Courts have pondered the extent to which a robot can resemble a living person, as in a 1993 lawsuit filed by Wheel of Fortune star letter turner Vanna White claiming that a robot lookalike used in a Samsung ad campaign had violated her right to publicity (the trial court said no, an appeals court ruled yes). They’ve considered whether robots can be considered performers for the purposes of levying an entertainment tax (no, at least not the case of the animatronic animals that alternately entertain and frighten children at Chuck E. Cheese restaurants).
So far, courts have mostly treated robots as mindless machines and held humans responsible for their actions. What’s changing now, Calo says, is that robots are becoming more capable of acting and thinking for themselves. “What’s exciting about robotics today, in part, is that they’re able to solve problems in ways people wouldn’t, and that’s not something courts have encountered or even imagined,” he says.
In the Columbus-America case, for example, it’s not clear that an autonomous robot—like one that executes a search pattern of its own design—would meet the criteria for telepossession set out by the 1989 ruling. There, the court emphasized the role of a human operator in directly controlling the robot’s movements. But these days autonomous submersibles patrol the oceans on behalf of research institutions, navies, and private companies. One company, Liquid Robotics, boasts that its bots have logged more than a million miles collecting data for defense, oil and gas industry, and other clients.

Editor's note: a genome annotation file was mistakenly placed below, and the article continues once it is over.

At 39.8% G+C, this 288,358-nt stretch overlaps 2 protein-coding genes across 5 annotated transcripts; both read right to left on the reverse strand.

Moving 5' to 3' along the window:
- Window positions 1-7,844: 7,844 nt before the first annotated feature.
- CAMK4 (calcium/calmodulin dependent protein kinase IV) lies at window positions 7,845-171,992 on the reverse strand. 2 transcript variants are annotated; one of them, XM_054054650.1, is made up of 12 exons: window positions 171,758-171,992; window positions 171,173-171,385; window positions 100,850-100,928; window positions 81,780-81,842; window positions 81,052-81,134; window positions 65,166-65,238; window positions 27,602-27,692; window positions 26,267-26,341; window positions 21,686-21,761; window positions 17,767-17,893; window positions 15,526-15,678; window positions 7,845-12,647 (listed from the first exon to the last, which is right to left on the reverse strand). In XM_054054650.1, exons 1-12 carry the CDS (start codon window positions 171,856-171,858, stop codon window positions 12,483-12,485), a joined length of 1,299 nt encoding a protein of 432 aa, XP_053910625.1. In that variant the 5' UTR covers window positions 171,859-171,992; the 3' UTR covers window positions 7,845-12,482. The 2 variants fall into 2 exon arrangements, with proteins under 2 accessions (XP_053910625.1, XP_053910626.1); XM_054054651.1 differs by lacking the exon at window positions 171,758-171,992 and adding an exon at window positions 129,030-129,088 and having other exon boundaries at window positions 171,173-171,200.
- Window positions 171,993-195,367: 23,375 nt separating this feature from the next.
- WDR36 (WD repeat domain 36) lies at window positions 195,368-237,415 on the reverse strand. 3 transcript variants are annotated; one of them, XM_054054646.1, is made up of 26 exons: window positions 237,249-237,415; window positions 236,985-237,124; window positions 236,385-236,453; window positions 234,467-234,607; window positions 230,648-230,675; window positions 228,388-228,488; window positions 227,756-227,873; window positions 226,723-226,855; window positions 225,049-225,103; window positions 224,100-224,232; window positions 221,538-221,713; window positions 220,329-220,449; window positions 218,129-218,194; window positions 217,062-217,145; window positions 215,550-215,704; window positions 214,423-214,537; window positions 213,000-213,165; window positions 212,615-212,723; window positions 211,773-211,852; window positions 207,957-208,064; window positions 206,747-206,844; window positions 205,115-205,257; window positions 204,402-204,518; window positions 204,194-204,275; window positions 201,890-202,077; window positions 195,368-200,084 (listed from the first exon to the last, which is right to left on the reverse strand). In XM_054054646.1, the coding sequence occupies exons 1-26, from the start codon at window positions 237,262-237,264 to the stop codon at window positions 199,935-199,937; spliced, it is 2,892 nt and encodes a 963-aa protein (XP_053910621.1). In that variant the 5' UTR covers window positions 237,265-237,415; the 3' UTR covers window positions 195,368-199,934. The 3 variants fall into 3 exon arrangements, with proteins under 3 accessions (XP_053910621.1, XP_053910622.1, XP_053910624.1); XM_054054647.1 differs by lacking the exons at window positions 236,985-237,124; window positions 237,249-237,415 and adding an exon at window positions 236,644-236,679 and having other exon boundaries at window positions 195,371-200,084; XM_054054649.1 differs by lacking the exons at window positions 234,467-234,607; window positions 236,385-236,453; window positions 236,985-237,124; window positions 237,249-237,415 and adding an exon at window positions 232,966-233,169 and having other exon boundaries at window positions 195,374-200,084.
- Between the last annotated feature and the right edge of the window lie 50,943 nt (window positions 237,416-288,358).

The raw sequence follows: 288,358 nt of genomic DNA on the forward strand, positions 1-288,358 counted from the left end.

Then there’s outer space. In November, President Obama signed a bill intended to promote space exploration by private companies, including ones interested in mining asteroids for minerals. That mining would almost certainly be done by robots, Calo says, and it’s not hard to imagine competing claims. In the future, space robot lawyer might be an actual job title.
In the meantime, Calo and others predict that the most interesting cases to confront the courts will involve robots with “emergent” behavior—that is, robots capable of solving problems and behaving in surprising ways. Such bots could complicate the concept of criminal intent, a crucial determination in criminal cases.
An incident last year hints at the kinds of cases that could come up. Police in Amsterdam investigated a web developer named Jeffry van der Goot who created a Twitter bot that tweeted an apparent death threat directed at a local fashion show. The bot was an algorithm that remixed random phrases from van der Goot’s personal Twitter account. Van der Goot insisted he hadn’t meant to threaten anyone and hadn’t anticipated that the bot would do so. No charges were filed, but he disabled the bot at the cops’ request.
The issue of anticipating what AI can do could also make it tricky to determine liability in civil cases, Calo says. He cites a classic law-school case study involving a mink farmer who sued a nearby mill company, claiming that the company’s use of explosives to clear a roadway had stressed his minks so badly that they’d eaten their young. The court ruled that stressed-out minks are beyond the foreseeable consequences of blasting and denied the claim for damages.